Kids don’t let disabilities get in the way of their superpowers
Capes for Kids is raising money for Toronto hospital
If you live in Toronto, don’t be surprised if you see kids wandering around the city wearing capes this week.
They may not be real superheroes, but they sure feel like them.
It’s all part of a fundraiser called Capes for Kids that’s raising money for Holland Bloorview, a hospital for children in Toronto who have disabilities.
The capes are for the people who are helping raise money for the cause, and for the patients who are raising awareness.
The idea behind the capes is to highlight that kids with physical or developmental disabilities shouldn’t be underestimated.
“The kids … are the real heroes, advocating for an inclusive world for children and youth with disabilities,” said Sandra Hawken, president and CEO of Holland Bloorview Foundation.
Meet the kids in capes
They’re kids like Jacqueline Palmer-McPherson, 11, who has cerebral palsy due to an injury to her developing brain. This affects her muscle control.
She receives injections to help with the pain in her legs and she wears leg braces.
Owen DiManno, 15, has a brain injury because he suffered a stroke.
He had to learn how to walk, talk and even eat again.
They are both child ambassadors for Holland Bloorview.
They are trying to spread the message that they can be included even though they have disabilities.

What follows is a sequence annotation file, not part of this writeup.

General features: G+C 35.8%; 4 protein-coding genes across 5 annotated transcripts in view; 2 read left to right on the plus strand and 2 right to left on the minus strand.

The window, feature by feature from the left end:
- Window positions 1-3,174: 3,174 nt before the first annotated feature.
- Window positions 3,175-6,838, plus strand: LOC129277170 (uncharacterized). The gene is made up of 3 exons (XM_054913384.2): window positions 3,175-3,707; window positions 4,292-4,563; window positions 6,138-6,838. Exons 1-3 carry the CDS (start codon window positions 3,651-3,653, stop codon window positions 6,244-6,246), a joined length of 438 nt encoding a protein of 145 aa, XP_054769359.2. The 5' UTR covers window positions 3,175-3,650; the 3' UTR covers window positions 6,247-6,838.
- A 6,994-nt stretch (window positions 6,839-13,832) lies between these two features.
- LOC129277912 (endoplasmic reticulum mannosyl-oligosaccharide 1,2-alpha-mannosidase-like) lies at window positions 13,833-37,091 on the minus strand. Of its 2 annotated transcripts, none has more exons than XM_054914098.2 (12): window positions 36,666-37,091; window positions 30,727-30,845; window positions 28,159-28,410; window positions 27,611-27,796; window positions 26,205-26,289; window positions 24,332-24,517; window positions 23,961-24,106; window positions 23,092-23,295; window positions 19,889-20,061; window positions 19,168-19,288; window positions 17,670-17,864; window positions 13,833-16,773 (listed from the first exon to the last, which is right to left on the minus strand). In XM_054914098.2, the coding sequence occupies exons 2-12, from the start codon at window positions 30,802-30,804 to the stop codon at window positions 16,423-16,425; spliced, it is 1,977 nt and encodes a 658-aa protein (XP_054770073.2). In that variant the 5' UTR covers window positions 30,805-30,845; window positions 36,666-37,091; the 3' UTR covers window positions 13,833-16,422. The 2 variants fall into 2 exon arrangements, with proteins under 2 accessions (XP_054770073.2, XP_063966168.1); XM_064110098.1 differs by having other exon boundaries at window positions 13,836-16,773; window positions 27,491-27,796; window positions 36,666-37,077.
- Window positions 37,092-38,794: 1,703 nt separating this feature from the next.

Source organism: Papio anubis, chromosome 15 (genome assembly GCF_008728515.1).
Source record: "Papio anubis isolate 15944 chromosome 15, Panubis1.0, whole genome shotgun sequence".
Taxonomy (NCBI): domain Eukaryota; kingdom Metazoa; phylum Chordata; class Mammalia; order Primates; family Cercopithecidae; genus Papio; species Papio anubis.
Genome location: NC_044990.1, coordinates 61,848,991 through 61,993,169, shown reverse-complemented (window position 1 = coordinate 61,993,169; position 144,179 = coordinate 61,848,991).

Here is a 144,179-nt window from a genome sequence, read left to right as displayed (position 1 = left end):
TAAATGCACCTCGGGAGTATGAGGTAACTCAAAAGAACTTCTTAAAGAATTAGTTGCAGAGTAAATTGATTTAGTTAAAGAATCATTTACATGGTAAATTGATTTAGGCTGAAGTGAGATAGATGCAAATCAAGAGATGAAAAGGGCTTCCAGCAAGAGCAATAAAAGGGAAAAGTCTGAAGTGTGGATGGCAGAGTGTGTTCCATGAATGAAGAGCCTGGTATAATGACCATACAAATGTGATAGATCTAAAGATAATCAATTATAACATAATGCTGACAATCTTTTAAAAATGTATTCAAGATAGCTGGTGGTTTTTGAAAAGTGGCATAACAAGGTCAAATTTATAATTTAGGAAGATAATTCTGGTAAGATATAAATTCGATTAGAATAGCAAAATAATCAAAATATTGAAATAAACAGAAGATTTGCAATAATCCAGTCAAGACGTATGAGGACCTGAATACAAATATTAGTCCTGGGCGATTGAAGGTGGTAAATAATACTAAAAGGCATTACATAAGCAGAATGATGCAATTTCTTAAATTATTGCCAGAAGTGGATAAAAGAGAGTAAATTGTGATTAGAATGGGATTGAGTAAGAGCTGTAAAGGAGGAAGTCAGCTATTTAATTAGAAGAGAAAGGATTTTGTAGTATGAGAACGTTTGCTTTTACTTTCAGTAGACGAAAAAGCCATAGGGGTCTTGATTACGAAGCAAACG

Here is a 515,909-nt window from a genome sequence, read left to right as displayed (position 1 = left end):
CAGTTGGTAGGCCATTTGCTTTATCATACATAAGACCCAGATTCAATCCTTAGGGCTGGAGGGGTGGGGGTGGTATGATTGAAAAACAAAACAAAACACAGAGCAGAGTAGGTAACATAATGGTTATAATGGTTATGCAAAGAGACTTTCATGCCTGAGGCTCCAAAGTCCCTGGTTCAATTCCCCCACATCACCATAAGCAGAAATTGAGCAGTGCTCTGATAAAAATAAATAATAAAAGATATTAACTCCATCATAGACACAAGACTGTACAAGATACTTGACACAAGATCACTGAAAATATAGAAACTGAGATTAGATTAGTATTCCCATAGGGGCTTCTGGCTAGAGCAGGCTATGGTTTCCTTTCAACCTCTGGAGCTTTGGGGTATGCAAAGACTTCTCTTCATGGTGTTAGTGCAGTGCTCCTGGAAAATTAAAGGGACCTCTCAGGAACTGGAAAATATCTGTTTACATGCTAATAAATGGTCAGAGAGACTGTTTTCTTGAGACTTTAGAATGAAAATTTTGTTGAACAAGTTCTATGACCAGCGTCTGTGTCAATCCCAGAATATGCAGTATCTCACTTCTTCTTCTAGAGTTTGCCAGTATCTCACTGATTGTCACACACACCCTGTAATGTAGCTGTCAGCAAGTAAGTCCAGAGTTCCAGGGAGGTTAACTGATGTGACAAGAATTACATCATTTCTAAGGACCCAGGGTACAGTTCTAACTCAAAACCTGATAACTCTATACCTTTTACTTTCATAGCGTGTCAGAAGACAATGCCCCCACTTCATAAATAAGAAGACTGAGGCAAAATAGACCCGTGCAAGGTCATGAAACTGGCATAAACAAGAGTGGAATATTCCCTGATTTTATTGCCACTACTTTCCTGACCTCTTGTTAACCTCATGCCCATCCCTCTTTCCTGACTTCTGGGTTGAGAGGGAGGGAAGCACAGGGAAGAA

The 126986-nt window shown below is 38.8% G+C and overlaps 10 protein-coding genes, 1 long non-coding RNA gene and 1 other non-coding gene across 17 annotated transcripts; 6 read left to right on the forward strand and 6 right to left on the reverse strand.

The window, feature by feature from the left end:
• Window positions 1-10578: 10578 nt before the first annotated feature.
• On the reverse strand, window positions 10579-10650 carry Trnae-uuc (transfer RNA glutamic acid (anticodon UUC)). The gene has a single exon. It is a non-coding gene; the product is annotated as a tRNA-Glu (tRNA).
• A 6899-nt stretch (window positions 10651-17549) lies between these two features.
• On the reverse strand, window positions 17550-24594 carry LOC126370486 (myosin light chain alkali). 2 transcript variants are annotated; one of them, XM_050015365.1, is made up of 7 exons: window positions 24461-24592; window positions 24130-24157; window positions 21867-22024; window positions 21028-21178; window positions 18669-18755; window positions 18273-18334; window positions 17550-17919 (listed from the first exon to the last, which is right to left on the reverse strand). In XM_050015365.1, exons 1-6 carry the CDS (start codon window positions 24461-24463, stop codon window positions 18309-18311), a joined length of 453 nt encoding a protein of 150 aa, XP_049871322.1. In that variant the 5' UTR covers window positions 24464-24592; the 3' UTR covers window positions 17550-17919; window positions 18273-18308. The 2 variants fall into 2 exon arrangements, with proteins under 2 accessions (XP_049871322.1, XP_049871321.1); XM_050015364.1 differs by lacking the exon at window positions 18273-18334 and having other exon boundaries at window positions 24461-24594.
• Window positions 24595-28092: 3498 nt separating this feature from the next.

Learn more about Jacqueline and Owen below
Name: Jacqueline Palmer-McPherson
Favourite activities: Making movies and doing art
Tell us your story: I may have cerebral palsy and other health issues, but I don’t let that control my life. I always try my best and don’t let anything stand in my way. I stand up for what is right and make sure that everyone is included.
What is your superpower? I accept and include everyone, and I am a positive person. I am a unicorn.
How would you make Canada a better place for kids with disabilities? I can help other kids and adults understand that people with disabilities are people, too, and should have the same opportunities. I want to teach this by making movies. Knowledge is power.
Name: Owen DiManno
Favourite activity: Hockey
Tell us your story: I suffered a massive stroke in April 2018, and it left me with weakness on my left side. I have an acquired brain injury as a result of the stroke, but I’m working hard every day gaining back things I used to do.
What is your superpower? I’m really good with little kids. I had so many little buddies while I was a patient at Holland Bloorview.
How would you make Canada a better place for kids with disabilities? I would create more accessible sports teams and leagues for kids with disabilities.